A muscular trashcan clothed in a pinstriped suit sits across from me. Hair slicked-back, big square glasses, and a fiery glare so intense I swear he wants to kill me.
“You’re scared,” he says, scribbling in his notebook.
The sun shines in through the window, where parked cars, trees, and a graffiti-ed fire hydrant can be seen down below. I’m in a psychiatry office, but I have no memory of driving here.
“Talk about your failure as a football player.”
“You were a great college player; one of the greatest ever to play the game. If you would have continued, you could have been a superstar. But you quit.” The psychiatrist pauses, then looks up from his notepad with a flick of his eyes. “Why, did you stop?”
“I don’t recall your name, doctor… what was it again?”
I laugh. “Master? That’s what you want me to call you?”
“Yes.” ‘Master’ pulls a lighter out from his pocket, then flicks the flame on. He lets go of the switch, then does it again. “Why did you give up on your lifelong dream, Mr. Gordon?”
“I don’t see it that way, doc, never have. I was in love, and my daughter Avery was on the way. To be honest with you, professional football isn’t really the right environment to start-”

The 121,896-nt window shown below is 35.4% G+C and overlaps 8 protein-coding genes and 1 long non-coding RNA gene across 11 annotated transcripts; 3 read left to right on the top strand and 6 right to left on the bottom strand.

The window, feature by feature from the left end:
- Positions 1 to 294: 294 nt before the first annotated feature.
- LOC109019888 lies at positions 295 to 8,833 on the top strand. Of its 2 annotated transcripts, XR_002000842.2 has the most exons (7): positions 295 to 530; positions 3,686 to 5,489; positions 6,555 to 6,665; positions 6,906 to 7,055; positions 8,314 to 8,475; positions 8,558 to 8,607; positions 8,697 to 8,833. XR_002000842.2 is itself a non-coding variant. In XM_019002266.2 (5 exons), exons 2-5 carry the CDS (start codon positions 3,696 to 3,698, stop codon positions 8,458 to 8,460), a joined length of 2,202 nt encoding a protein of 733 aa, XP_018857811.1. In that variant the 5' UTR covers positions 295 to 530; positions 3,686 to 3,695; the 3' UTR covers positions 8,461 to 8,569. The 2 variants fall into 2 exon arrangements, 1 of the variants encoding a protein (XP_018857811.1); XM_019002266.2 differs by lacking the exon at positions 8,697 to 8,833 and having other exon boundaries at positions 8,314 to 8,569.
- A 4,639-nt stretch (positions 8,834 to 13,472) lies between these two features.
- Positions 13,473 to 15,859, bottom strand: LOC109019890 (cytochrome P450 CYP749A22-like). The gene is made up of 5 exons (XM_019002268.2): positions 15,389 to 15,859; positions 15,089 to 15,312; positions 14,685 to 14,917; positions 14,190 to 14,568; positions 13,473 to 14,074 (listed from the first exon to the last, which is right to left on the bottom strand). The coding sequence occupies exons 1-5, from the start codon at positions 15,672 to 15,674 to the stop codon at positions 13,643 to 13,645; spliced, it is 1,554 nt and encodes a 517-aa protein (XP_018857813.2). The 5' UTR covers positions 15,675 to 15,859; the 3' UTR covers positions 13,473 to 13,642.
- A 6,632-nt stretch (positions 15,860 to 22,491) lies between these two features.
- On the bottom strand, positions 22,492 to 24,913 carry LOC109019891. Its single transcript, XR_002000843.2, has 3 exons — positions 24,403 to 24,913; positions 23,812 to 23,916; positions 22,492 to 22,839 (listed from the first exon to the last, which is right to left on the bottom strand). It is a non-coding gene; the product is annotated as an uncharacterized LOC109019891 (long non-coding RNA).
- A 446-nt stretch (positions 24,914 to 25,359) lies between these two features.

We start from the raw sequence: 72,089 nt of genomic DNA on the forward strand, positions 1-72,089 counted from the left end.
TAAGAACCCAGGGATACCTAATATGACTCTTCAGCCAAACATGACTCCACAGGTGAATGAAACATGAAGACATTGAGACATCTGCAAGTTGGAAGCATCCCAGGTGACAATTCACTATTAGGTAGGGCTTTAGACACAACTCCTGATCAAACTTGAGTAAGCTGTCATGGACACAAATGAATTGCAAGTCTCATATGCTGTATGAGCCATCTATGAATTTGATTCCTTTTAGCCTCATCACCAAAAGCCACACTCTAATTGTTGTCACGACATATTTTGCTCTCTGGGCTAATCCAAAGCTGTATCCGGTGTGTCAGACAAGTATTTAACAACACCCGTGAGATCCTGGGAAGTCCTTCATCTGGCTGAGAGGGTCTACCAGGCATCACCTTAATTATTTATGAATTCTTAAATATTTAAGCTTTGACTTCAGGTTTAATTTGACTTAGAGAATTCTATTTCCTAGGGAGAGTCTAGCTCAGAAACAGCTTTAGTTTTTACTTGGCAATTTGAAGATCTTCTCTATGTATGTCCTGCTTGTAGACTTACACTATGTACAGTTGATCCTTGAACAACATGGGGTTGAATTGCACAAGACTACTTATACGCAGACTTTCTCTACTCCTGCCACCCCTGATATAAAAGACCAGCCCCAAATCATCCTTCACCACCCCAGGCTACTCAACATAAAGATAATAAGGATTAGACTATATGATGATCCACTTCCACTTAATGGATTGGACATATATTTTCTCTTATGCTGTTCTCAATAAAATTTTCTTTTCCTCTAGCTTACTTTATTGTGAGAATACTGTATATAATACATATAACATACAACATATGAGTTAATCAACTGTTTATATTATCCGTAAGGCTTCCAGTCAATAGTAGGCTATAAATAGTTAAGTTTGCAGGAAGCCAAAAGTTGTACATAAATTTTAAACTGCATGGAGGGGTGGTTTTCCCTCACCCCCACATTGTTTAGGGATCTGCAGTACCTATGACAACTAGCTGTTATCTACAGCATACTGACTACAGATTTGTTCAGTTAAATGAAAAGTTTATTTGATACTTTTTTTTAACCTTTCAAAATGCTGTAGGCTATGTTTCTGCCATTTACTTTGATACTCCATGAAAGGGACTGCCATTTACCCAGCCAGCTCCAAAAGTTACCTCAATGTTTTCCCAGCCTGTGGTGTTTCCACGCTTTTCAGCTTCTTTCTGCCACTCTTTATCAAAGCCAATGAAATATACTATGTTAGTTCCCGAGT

“Fear.” Master stands up, then walks over to a desk. On top of the desk is a canister of gasoline. He begins to walk in a big circle around the room, carrying the gasoline at his side. “Fear drives us to make desperate decisions. In your case, you quit because you knew it was a matter of time before others discovered the truth.”
Master pauses, then smiles kindly. “I’m sorry, Mr. Gordon, but I feel it would be rude to leave you wife waiting for a minute longer. Do you mind if she joins us? I know it’s a bit of a surprise, but I can assure you this session will be better spent with her present.”
- Thomas M. Watt